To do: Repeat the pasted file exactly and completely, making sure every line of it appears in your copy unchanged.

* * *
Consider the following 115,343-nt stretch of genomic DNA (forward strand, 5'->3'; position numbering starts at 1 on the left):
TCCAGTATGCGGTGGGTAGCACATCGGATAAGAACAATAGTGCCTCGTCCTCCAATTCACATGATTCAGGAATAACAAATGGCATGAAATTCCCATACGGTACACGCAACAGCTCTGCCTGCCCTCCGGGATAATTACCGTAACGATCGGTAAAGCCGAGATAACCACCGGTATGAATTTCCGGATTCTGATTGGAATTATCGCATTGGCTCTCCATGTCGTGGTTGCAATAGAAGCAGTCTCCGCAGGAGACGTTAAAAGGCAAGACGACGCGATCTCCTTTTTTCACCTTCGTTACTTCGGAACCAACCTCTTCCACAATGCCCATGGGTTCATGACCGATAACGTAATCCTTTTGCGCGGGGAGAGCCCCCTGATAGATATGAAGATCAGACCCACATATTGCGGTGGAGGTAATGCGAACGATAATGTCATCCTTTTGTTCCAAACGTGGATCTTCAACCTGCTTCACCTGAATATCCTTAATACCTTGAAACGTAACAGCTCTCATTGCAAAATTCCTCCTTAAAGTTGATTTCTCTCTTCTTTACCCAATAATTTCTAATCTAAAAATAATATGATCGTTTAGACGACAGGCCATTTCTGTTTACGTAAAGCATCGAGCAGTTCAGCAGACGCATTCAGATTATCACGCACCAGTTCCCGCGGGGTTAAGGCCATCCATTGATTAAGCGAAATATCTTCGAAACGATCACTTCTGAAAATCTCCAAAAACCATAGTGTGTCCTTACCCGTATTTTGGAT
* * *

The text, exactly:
Consider the following 115,343-nt stretch of genomic DNA (forward strand, 5'->3'; position numbering starts at 1 on the left):
TCCAGTATGCGGTGGGTAGCACATCGGATAAGAACAATAGTGCCTCGTCCTCCAATTCACATGATTCAGGAATAACAAATGGCATGAAATTCCCATACGGTACACGCAACAGCTCTGCCTGCCCTCCGGGATAATTACCGTAACGATCGGTAAAGCCGAGATAACCACCGGTATGAATTTCCGGATTCTGATTGGAATTATCGCATTGGCTCTCCATGTCGTGGTTGCAATAGAAGCAGTCTCCGCAGGAGACGTTAAAAGGCAAGACGACGCGATCTCCTTTTTTCACCTTCGTTACTTCGGAACCAACCTCTTCCACAATGCCCATGGGTTCATGACCGATAACGTAATCCTTTTGCGCGGGGAGAGCCCCCTGATAGATATGAAGATCAGACCCACATATTGCGGTGGAGGTAATGCGAACGATAATGTCATCCTTTTGTTCCAAACGTGGATCTTCAACCTGCTTCACCTGAATATCCTTAATACCTTGAAACGTAACAGCTCTCATTGCAAAATTCCTCCTTAAAGTTGATTTCTCTCTTCTTTACCCAATAATTTCTAATCTAAAAATAATATGATCGTTTAGACGACAGGCCATTTCTGTTTACGTAAAGCATCGAGCAGTTCAGCAGACGCATTCAGATTATCACGCACCAGTTCCCGCGGGGTTAAGGCCATCCATTGATTAAGCGAAATATCTTCGAAACGATCACTTCTGAAAATCTCCAAAAACCATAGTGTGTCCTTACCCGTATTTTGGAT